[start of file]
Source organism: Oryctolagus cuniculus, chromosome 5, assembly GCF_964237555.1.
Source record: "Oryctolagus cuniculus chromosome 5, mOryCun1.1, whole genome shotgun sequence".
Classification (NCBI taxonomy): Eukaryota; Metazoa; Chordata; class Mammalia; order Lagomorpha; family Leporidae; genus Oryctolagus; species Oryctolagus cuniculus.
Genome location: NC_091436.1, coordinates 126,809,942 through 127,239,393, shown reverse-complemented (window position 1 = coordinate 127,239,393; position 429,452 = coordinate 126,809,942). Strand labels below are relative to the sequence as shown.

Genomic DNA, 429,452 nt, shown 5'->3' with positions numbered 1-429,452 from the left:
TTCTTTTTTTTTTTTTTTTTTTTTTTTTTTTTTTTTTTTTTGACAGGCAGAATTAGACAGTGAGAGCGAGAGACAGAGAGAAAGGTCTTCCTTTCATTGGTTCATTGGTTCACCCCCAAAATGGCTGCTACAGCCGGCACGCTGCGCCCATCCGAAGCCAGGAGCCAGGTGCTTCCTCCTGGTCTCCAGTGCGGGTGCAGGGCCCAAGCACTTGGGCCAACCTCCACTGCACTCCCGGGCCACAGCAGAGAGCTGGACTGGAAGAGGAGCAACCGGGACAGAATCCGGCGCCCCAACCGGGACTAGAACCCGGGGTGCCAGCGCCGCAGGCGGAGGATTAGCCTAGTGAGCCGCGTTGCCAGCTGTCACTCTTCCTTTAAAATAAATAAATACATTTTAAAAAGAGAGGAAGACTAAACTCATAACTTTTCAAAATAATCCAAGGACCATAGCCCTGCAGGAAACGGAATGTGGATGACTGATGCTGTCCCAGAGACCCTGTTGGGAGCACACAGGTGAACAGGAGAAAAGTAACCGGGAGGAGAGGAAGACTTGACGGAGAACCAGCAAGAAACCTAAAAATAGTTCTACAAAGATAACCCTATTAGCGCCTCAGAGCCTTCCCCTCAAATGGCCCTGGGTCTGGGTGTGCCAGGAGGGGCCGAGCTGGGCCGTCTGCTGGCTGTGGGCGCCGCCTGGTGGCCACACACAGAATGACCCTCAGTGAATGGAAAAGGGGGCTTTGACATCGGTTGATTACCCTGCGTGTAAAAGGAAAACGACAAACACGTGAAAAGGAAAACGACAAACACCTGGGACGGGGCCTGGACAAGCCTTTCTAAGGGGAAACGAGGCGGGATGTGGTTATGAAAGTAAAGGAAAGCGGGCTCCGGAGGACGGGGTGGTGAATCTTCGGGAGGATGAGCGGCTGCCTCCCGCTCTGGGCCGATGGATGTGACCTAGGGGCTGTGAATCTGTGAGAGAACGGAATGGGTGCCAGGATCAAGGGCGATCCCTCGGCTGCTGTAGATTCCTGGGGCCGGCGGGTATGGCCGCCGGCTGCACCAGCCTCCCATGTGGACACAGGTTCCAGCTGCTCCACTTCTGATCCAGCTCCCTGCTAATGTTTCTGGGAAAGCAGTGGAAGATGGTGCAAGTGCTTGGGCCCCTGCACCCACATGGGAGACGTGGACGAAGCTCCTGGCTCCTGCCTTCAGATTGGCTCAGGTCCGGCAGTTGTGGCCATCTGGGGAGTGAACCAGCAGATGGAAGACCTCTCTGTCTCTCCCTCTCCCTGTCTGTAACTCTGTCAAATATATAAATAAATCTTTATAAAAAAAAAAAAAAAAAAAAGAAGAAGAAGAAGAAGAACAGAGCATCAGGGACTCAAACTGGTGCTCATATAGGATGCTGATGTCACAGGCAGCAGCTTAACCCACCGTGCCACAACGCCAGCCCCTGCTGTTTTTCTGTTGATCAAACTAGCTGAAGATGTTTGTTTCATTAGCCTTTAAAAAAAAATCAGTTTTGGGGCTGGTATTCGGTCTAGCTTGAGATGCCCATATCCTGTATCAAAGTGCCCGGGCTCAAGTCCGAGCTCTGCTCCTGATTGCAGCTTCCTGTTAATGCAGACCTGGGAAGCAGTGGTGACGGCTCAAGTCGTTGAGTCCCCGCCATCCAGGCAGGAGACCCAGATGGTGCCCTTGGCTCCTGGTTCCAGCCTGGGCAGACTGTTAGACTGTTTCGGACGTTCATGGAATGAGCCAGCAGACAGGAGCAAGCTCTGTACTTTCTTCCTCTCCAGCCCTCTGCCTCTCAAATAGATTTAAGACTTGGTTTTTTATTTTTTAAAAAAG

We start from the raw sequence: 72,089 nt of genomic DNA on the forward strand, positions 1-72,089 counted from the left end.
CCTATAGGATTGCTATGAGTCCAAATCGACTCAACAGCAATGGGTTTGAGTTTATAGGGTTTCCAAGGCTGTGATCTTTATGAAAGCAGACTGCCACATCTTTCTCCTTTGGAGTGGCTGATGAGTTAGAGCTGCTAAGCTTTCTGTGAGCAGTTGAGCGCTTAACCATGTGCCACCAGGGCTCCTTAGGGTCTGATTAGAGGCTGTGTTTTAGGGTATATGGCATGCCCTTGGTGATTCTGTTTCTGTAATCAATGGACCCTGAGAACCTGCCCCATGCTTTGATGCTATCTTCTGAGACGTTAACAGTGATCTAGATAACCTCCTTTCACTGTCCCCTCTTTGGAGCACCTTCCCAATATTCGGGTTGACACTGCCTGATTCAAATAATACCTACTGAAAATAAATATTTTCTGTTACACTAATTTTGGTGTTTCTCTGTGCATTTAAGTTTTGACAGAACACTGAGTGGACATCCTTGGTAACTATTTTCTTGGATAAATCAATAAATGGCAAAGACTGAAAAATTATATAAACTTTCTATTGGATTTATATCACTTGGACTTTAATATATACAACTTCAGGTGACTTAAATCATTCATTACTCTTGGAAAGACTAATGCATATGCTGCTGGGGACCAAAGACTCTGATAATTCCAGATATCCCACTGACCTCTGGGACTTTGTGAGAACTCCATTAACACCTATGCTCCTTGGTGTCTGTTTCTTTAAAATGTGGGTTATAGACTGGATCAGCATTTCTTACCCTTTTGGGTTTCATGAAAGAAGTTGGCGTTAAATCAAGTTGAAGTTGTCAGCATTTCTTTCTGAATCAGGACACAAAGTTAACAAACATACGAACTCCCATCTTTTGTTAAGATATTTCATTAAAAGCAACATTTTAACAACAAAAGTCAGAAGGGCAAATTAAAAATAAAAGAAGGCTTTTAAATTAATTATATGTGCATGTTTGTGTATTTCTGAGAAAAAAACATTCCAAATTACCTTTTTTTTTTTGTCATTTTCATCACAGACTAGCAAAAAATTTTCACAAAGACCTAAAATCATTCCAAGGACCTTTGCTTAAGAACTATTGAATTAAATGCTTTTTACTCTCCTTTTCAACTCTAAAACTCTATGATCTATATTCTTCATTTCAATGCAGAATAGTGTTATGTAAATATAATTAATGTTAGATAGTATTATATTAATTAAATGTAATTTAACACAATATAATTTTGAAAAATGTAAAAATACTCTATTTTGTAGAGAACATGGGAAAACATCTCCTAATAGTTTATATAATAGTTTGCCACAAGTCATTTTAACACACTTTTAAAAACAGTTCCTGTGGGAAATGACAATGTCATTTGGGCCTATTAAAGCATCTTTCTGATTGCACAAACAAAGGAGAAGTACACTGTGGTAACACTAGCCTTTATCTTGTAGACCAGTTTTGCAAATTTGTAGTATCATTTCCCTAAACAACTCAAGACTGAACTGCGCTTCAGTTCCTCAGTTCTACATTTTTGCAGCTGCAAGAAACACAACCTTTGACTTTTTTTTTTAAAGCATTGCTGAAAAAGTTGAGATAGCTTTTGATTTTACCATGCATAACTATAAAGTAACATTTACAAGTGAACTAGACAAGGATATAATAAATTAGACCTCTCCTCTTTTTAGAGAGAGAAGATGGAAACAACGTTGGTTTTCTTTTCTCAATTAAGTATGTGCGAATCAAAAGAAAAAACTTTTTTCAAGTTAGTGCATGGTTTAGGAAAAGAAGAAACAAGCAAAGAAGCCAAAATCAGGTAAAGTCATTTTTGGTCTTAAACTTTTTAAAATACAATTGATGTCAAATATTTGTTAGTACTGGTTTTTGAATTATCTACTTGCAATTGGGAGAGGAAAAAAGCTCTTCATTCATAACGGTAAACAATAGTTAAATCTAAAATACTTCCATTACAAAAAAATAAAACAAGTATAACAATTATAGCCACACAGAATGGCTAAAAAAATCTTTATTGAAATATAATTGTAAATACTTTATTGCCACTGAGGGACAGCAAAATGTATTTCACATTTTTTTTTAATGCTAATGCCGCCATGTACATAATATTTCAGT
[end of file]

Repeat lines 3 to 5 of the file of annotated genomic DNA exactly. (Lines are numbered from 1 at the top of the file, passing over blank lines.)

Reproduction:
Classification (NCBI taxonomy): Eukaryota; Metazoa; Chordata; class Mammalia; order Lagomorpha; family Leporidae; genus Oryctolagus; species Oryctolagus cuniculus.
Genome location: NC_091436.1, coordinates 126,809,942 through 127,239,393, shown reverse-complemented (window position 1 = coordinate 127,239,393; position 429,452 = coordinate 126,809,942). Strand labels below are relative to the sequence as shown.

Genomic DNA, 429,452 nt, shown 5'->3' with positions numbered 1-429,452 from the left: